|Nisreen in Gaddafi's army|
It was only a matter of time before Libya found a totem. The psychological semantics are beautifully laid out. A 19-year-old girl. Attractive. Murderer? Victim? The shadow-play is potent.
Libyan’s leader Muammar Gaddafi always had a female army alongside the traditional male one. So, what sets Nisreen Mansour al Forgani apart? Have the rebels not taken others captive, those who massacred the dissident forces? Why do all such movements feel the need to use such ‘human shields’ to drive home a point that is ironically against the debasement of the human used as shield to prop up dictatorial regimes?
It is essentially the idea of “Gaddafi's girl executioner” that has the appeal of bondage. It is essentially vicarious. Her being shackled to a bed now is a wry comment on how both sides will use an individual, especially if she happens to be an eyeball-grabbing young woman.
The rebels have taken her after she killed 11 of them, many at point-blank range. Her story, as recounted now, is about a girl who enjoyed “dance music”, which the media seems to emphasise, quite forgetting that in Gaddafi’s Libya it was not forbidden. The leader himself was given to many pleasures.
Nisreen who lived with her mother was initiated into the army by Fatma. Besides training in guns, she was also sent off by the lady to a room where military officers raped her and other young women. So, why is Fatma not being held out as the ugly face of the regime? The rebels will make the most of Nisreen. The gut-wrenching account will be for an international audience as they too like to put their best victims out.
Nisreen recounts about Fatma: “She told me that if my mother said something against Gaddafi that I should immediately kill her. If I said anything about the leader that she did not like I would be beaten and locked in my room. She also told us that if the rebels came, they would rape us.”
The rebels did not sexually exploit her, but she is being flashed around in the media. There is pity for her as she gives the details: “The rebel prisoners were tied up and kept under a tree outside. Then one by one they were brought up to the room. There were three Gaddafi volunteers with guns also in the room. They told me that if I didn’t kill the prisoners then they would kill me.”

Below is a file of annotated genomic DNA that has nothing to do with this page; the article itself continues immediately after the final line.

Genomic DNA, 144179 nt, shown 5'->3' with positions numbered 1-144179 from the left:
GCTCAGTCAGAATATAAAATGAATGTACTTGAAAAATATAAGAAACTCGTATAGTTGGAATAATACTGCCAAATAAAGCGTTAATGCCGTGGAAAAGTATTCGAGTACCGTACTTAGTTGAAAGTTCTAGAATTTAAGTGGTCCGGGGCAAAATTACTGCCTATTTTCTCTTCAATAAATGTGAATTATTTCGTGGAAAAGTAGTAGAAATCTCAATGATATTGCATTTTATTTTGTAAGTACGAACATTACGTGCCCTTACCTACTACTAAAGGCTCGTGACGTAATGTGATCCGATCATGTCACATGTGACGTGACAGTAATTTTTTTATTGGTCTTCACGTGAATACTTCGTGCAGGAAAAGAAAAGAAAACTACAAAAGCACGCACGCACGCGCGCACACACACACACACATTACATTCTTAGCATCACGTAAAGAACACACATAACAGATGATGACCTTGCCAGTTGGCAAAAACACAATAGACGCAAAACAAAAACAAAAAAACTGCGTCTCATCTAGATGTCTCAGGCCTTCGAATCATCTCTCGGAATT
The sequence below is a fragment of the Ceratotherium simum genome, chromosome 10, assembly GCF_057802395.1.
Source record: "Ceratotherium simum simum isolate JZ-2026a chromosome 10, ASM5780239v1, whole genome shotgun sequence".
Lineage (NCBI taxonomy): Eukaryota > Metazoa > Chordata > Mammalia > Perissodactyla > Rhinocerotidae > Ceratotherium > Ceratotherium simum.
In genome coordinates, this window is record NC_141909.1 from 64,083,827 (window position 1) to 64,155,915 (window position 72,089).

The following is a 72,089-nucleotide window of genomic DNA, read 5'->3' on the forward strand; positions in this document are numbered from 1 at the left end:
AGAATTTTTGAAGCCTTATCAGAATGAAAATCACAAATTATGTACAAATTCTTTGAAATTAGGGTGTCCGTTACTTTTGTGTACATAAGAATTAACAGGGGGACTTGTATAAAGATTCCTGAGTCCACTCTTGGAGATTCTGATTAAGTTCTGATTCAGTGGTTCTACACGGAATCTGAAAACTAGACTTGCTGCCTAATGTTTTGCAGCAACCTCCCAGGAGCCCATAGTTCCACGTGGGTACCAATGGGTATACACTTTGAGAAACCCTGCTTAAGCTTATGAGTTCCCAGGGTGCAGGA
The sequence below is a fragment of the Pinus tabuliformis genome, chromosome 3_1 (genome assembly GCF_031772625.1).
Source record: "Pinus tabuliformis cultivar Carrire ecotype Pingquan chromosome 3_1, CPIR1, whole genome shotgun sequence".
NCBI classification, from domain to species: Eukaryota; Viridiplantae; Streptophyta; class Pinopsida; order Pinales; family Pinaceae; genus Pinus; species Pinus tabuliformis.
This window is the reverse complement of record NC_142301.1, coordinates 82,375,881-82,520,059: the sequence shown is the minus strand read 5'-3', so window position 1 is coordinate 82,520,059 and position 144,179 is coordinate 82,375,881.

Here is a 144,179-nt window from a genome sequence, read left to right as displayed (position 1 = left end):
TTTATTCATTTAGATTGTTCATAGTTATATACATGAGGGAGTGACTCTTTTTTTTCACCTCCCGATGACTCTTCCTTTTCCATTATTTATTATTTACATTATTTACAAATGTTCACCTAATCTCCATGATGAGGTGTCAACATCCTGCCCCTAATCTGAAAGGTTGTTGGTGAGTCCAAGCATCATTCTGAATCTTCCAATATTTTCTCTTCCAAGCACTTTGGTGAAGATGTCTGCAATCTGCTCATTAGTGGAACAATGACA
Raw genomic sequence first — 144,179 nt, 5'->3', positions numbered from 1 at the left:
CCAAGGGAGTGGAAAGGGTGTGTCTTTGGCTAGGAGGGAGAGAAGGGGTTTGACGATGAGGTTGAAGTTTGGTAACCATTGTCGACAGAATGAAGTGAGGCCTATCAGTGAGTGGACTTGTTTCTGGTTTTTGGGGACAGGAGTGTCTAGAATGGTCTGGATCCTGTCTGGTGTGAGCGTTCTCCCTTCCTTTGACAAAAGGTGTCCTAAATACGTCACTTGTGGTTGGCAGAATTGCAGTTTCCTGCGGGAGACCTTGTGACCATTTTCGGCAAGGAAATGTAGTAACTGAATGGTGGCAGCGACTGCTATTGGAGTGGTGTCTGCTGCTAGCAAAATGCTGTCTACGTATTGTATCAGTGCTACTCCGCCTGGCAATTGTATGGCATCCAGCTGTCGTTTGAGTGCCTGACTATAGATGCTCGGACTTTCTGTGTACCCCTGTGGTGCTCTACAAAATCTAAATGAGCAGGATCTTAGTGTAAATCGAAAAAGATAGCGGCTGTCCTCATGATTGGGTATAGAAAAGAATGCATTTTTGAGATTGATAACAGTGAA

Wasn’t she trained as a sniper? What did she expect? Weren’t most of the rebels people who opposed the regime? There were many who supported Gaddafi right until the revolution. It is a bit hard to digest that Nisreen now says her family were not supporters of the Gaddafi regime. Are these her political views? What is the genesis of it?
Was she forced to do it, or is she now claiming to be anti-Gaddafi because she fears the rebels who took her prisoner? “I told them (the rebels) what I did. They are angry. I do not know what will happen to me now.”
This is the crux. No one quite knows. If many who followed Gaddafi’s laws had been forced into doing so, then they were victims as well. Do the rebels then have the right to hold them responsible? How will the alternative powers deal with these contradictions?
In a rather macabre conversation, a rebel fighter asked her, “Do you pray?” She said she used to.
“What time of day did you kill them?”
“In the mornings.”
The rebels seem to be on a trip of their own. It happened with Nida in Iran, a martyr by default. It will happen with Nisreen. Where did they get the photograph of her before being tied to the hospital bed from? There are others of her weeping. These will be flaunted as part of the victory over Tripoli. The rubble from Gaddafi’s mansion with its joy rides and zoo don’t work as well as a young woman killer in tears.